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Gazproblems
Russia Faces Bleak Energy Outlook

The Russian economy is besieged on all sides these days, as Western sanctions sap foreign investment and tepid demand and abundant supply depress the price of oil. Energy analyst Dr. Tatiana Mitrova paints a grim portrait of Russian oil and gas prospects in an oversupplied world and links that development with economic stagnation, as Natural Gas Europe reports:

[A] stagnant economy is having a knock-effect for producers, customers, and for investment into the sector.

“There has been some sort of competition in the gas sector but definitely that is not enough for a purely competitive and efficient market,” [said Dr. Tatiana Mitrova, Head of the Oil and Gas Department at the Energy Research Institute of the Russian Academy of Sciences]. “Now we are facing a stagnant demand both for oil and gas globally. These two commodities are providing 70% of Russian export and 50% of Russian federal budget revenues, so you can imagine how painful that is.” […]

“The oil and gas price decline is a complete disaster,” she says. “Again, if you remember 50% of the federal budget is provided by oil and gas, that explains a lot why Russia is so nervous about the oil price and gas price.”

Partially in response to Western sanctions, Moscow finalized a massive $400 billion gas deal with Beijing last year, and has another similar supply agreement currently in the works. Checked in the west, Russia is appearing to turn east to ply its hydrocarbon wares, but Mitrova pours cold water on those agreements, saying “Asian exports will start to expand only after the Power of Siberia pipeline is completed in five years starting from now. After that, it will take another five years to reach its projected capacity of 38bcm. Only by 2025 will the expected capacity of 38bcm start to flow to China, providing Russia with some diversification.”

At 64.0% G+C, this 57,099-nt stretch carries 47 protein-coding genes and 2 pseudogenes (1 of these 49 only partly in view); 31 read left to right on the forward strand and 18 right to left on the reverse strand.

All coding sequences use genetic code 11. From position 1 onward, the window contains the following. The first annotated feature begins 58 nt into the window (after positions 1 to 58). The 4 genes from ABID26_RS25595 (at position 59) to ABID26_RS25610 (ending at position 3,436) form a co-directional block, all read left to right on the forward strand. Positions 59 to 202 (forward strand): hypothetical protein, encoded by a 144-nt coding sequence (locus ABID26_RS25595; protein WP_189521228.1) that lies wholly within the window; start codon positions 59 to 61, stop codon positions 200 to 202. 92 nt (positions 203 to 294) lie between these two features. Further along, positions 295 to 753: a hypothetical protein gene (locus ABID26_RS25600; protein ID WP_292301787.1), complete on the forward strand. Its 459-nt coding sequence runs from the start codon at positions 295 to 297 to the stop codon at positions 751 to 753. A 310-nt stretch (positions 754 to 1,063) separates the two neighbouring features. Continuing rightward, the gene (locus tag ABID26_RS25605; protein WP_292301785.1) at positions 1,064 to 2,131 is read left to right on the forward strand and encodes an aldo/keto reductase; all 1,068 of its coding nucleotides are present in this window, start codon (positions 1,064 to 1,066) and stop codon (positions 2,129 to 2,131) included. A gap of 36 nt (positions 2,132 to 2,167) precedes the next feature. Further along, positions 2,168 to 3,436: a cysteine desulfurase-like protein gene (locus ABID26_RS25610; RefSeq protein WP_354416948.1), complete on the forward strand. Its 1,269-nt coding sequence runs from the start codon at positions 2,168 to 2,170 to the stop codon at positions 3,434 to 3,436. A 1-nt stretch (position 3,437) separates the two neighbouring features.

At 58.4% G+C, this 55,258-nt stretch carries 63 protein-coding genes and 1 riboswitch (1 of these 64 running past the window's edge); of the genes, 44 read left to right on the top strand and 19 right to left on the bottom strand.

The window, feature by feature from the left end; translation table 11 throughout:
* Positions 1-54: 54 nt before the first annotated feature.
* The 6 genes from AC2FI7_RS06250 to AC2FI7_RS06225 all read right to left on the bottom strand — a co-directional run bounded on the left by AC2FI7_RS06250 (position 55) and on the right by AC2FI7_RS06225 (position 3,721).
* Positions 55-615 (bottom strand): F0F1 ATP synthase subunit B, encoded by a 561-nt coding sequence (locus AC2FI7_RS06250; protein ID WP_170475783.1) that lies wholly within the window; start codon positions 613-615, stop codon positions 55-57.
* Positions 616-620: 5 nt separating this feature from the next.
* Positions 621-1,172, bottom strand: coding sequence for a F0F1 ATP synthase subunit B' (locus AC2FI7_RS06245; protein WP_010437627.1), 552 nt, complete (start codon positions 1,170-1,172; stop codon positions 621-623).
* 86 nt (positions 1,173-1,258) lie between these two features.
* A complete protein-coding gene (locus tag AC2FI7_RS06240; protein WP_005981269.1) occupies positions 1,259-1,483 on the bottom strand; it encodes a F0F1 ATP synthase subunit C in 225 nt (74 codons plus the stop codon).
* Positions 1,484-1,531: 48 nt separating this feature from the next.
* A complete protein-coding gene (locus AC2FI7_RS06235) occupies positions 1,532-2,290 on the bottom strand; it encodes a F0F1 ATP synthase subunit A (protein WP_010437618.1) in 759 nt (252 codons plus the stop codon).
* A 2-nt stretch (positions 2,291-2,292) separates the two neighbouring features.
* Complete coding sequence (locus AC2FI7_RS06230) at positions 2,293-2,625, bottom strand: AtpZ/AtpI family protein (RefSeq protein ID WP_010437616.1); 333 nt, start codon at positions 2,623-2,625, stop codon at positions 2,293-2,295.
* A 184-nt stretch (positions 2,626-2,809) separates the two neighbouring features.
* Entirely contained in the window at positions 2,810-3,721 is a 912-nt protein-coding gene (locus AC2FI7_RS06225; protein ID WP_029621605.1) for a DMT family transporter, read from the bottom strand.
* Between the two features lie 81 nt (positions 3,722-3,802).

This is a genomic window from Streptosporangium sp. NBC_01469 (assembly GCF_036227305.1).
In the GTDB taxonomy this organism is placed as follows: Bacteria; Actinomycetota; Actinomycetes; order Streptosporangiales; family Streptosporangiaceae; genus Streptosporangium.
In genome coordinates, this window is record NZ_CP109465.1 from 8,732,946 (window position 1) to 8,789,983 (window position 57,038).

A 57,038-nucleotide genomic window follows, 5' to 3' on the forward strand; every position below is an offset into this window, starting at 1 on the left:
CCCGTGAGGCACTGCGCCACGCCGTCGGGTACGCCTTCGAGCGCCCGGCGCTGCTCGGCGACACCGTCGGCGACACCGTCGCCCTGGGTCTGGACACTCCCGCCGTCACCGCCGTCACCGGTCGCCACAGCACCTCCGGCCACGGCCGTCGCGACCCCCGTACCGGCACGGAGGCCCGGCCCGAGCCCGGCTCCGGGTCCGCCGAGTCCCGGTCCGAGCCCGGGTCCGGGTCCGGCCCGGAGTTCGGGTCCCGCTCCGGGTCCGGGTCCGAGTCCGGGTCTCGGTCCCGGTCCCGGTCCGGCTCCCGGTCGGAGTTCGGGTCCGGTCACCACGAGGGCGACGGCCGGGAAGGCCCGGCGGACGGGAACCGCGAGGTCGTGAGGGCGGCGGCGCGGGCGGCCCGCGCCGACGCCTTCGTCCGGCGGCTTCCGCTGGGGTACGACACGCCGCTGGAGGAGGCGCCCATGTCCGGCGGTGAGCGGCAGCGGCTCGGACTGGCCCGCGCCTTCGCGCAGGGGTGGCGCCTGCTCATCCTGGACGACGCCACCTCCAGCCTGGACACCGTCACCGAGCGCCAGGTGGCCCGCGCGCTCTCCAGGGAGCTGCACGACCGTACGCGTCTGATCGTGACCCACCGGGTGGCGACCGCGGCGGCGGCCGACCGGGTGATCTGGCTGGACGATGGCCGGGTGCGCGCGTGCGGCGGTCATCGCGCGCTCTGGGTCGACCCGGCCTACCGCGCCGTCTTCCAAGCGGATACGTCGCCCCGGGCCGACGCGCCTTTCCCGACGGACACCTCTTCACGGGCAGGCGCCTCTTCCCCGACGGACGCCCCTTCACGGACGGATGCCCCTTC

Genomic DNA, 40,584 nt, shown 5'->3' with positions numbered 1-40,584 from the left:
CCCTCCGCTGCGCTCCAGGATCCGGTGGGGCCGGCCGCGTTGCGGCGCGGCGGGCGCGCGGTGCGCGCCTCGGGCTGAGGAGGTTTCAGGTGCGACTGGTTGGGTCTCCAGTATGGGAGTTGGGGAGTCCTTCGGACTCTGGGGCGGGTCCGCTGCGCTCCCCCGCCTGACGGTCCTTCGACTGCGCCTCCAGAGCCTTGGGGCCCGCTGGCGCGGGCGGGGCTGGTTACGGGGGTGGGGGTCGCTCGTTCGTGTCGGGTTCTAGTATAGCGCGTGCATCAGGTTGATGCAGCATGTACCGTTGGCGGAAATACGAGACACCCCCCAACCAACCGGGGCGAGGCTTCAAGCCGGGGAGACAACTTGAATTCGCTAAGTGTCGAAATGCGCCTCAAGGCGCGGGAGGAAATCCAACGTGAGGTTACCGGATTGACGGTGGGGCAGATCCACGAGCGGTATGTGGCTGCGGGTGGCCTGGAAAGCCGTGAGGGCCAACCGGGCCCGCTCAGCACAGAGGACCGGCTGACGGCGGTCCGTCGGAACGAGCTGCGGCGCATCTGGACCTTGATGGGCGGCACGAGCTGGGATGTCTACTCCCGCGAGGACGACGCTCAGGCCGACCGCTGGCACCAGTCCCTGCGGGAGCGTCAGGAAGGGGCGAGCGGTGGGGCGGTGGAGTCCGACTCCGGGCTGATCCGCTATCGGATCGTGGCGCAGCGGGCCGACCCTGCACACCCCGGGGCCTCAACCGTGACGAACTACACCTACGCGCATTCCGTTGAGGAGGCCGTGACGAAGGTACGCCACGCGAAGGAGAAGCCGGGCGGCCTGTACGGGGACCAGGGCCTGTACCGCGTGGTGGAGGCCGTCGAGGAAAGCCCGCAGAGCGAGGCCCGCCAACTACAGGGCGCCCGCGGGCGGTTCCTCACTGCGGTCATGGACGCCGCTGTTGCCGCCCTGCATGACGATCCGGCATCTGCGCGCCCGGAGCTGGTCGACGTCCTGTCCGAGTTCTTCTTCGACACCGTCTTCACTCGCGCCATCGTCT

Europe is far from freeing itself from Gazprom’s clutches, but Mitrova points out that Gazprom has given up on plans to extend its reach westward, content instead to protect what it’s already staked out. “Currently no one is talking about expansion. Currently it’s about protecting the market niche,” she said. However, the Kremlin has to be deeply concerned about its precarious position in an oversupplied world, especially as its conventional fields mature and output tapers off.

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